Everything That's Ever Happened To Me Happened Right Here
The Market Estate, Islington, days before its demolition. From my Flickr Photostream.
The most moving thing I've read in weeks, courtesy of the London Evening Standard. This piece, a look inside London's gang culture by Tony Thompson, is largely the Standard's usual lawnorder handwringing and scaremongering. But, touring the ganglands of Croydon with a young guide called Radar, Thompson captures an amazing moment:
"I love my ends," he says, his voice thick with emotion. "I can't explain it. People say, 'How can you love a street or a block of flats?' but it's where I come from. It's my roots. Everything that's ever happened to me happened right here. No one can take that away from me, ever. I won't let anyone take it away."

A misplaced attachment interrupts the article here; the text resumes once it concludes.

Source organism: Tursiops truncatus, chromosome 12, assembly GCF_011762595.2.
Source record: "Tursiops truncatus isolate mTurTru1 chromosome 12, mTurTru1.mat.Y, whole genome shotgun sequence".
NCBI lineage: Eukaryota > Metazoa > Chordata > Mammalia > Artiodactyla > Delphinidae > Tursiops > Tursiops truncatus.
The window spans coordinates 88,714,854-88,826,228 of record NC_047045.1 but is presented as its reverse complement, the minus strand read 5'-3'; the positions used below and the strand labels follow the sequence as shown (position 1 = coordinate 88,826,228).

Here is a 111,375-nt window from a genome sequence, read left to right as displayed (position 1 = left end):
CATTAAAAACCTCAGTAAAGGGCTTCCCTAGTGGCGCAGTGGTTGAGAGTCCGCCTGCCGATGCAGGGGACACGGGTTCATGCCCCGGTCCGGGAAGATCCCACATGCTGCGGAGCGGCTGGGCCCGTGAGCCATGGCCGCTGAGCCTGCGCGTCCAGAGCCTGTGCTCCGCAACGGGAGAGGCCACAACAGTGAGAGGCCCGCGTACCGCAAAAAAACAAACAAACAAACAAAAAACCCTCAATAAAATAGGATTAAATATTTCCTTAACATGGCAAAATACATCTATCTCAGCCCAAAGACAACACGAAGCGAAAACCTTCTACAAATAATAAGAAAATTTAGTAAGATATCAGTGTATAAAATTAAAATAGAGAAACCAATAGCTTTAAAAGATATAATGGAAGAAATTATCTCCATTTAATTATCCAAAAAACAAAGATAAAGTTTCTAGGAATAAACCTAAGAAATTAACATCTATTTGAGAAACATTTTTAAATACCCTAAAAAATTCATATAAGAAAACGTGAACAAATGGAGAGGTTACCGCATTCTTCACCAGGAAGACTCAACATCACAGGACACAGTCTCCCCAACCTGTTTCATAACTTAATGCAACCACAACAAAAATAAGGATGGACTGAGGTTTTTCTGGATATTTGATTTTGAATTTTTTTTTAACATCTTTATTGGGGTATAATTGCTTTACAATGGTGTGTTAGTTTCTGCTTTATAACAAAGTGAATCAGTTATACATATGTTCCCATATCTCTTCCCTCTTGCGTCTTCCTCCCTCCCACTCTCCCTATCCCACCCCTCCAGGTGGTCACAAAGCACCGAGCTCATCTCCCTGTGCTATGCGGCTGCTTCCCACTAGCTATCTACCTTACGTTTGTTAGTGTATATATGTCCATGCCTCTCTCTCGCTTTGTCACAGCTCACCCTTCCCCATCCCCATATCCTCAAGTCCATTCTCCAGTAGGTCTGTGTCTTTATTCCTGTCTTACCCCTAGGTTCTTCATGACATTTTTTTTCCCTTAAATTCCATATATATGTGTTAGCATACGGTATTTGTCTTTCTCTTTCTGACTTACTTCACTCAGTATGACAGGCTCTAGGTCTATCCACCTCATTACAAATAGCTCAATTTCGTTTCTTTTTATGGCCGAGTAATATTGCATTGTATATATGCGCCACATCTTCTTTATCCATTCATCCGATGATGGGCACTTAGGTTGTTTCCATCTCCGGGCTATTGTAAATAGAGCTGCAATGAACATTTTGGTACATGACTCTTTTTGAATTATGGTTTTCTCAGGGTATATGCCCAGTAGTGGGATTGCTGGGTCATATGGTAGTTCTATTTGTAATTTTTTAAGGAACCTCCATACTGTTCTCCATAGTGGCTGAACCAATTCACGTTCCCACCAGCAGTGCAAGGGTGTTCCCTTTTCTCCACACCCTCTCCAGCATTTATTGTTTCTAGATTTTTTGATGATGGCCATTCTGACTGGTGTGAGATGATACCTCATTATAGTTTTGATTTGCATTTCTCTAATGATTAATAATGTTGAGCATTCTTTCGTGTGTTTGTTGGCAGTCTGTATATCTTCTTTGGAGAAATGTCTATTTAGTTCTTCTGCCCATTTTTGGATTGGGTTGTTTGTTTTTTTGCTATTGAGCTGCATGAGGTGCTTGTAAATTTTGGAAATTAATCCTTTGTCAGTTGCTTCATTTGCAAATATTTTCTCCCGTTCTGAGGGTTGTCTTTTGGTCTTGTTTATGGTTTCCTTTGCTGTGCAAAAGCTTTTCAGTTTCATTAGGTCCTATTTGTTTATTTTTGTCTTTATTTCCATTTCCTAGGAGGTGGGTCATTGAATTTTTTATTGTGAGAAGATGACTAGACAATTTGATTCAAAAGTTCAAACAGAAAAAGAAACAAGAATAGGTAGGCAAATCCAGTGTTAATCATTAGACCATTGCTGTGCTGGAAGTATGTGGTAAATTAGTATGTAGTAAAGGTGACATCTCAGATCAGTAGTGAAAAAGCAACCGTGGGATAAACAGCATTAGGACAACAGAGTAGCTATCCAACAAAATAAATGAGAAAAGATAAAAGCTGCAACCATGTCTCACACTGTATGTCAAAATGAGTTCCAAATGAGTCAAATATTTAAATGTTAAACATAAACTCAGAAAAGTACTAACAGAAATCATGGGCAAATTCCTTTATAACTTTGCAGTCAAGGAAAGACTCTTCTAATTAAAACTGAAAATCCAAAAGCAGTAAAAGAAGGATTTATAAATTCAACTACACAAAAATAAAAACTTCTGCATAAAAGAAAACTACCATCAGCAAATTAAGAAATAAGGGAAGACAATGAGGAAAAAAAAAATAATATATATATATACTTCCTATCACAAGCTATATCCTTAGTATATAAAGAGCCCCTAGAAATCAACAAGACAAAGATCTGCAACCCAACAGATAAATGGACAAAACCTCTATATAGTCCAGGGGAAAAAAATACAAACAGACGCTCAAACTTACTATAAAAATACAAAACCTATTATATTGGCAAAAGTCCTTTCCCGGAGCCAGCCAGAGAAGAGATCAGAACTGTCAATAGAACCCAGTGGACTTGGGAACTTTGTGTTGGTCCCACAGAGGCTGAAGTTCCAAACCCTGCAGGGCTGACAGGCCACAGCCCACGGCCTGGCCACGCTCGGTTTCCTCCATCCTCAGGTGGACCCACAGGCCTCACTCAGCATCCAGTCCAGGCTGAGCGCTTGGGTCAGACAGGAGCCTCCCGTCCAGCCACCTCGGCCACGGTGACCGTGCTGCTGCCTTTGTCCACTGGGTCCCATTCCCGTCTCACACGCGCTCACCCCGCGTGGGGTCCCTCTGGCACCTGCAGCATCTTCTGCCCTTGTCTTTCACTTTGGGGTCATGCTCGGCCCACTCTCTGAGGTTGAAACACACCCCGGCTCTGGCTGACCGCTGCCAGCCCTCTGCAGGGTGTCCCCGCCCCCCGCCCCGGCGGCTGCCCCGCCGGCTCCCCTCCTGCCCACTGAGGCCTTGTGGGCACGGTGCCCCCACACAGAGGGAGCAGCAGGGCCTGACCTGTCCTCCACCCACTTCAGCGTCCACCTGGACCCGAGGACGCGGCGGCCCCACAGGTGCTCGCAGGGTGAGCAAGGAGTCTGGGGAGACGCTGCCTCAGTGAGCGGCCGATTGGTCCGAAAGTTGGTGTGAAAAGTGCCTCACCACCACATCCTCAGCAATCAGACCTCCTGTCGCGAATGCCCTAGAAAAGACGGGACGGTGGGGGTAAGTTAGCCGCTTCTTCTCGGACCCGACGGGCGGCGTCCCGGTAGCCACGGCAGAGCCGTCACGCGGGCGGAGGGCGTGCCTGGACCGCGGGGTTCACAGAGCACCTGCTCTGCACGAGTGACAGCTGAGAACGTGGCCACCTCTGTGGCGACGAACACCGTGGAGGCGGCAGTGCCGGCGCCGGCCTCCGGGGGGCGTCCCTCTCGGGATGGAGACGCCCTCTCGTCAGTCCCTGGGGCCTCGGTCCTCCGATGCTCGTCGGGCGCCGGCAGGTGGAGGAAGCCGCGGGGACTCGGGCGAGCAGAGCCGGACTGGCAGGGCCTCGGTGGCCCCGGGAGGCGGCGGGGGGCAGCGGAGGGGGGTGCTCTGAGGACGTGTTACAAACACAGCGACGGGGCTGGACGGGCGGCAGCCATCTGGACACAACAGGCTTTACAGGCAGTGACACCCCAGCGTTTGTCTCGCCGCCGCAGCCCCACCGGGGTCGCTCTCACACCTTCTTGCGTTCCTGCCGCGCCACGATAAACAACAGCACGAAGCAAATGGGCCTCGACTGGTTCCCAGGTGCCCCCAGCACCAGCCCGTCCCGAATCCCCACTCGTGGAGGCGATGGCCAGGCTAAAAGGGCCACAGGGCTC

Beautiful. This is civic pride - an earnest attempt to take pride in something, at any rate. It puts a new complexion on the gangs and territorial gang warfare as systems of belonging. And Radar's love for his neighbourhood seems infinitely more genuine than a political establishment that dishes out ideas like Britishness days, "community payback" and national youth service. There's something here that's potentially a powerful force for good, a voice being drowned out by foghorn demonisation that goes almost unchallenged in the media.
(An aside: Radar is/was a member of the "Don't Say Nothing" gang which, by a strange coincidence, I've mentioned in print before, while reviewing China Mieville's book The City and the City.)